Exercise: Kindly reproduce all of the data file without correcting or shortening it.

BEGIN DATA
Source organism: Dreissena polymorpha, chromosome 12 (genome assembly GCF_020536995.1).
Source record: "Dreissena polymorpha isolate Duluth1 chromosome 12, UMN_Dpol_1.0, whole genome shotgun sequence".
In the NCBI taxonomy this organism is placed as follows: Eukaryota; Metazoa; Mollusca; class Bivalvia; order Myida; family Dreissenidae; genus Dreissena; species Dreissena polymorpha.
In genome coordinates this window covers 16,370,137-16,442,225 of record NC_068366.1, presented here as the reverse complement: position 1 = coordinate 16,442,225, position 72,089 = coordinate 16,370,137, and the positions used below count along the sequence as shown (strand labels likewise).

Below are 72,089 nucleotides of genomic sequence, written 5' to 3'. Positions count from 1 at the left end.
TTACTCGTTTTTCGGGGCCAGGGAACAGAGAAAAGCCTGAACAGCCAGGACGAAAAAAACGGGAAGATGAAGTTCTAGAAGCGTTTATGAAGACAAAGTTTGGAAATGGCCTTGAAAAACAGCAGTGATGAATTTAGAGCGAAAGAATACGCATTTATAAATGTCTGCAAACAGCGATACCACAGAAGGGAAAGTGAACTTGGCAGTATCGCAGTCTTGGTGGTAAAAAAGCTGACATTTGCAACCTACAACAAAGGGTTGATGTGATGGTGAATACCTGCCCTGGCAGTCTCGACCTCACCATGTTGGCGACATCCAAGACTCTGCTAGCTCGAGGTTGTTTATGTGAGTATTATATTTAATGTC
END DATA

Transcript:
Source organism: Dreissena polymorpha, chromosome 12 (genome assembly GCF_020536995.1).
Source record: "Dreissena polymorpha isolate Duluth1 chromosome 12, UMN_Dpol_1.0, whole genome shotgun sequence".
In the NCBI taxonomy this organism is placed as follows: Eukaryota; Metazoa; Mollusca; class Bivalvia; order Myida; family Dreissenidae; genus Dreissena; species Dreissena polymorpha.
In genome coordinates this window covers 16,370,137-16,442,225 of record NC_068366.1, presented here as the reverse complement: position 1 = coordinate 16,442,225, position 72,089 = coordinate 16,370,137, and the positions used below count along the sequence as shown (strand labels likewise).

Below are 72,089 nucleotides of genomic sequence, written 5' to 3'. Positions count from 1 at the left end.
TTACTCGTTTTTCGGGGCCAGGGAACAGAGAAAAGCCTGAACAGCCAGGACGAAAAAAACGGGAAGATGAAGTTCTAGAAGCGTTTATGAAGACAAAGTTTGGAAATGGCCTTGAAAAACAGCAGTGATGAATTTAGAGCGAAAGAATACGCATTTATAAATGTCTGCAAACAGCGATACCACAGAAGGGAAAGTGAACTTGGCAGTATCGCAGTCTTGGTGGTAAAAAAGCTGACATTTGCAACCTACAACAAAGGGTTGATGTGATGGTGAATACCTGCCCTGGCAGTCTCGACCTCACCATGTTGGCGACATCCAAGACTCTGCTAGCTCGAGGTTGTTTATGTGAGTATTATATTTAATGTC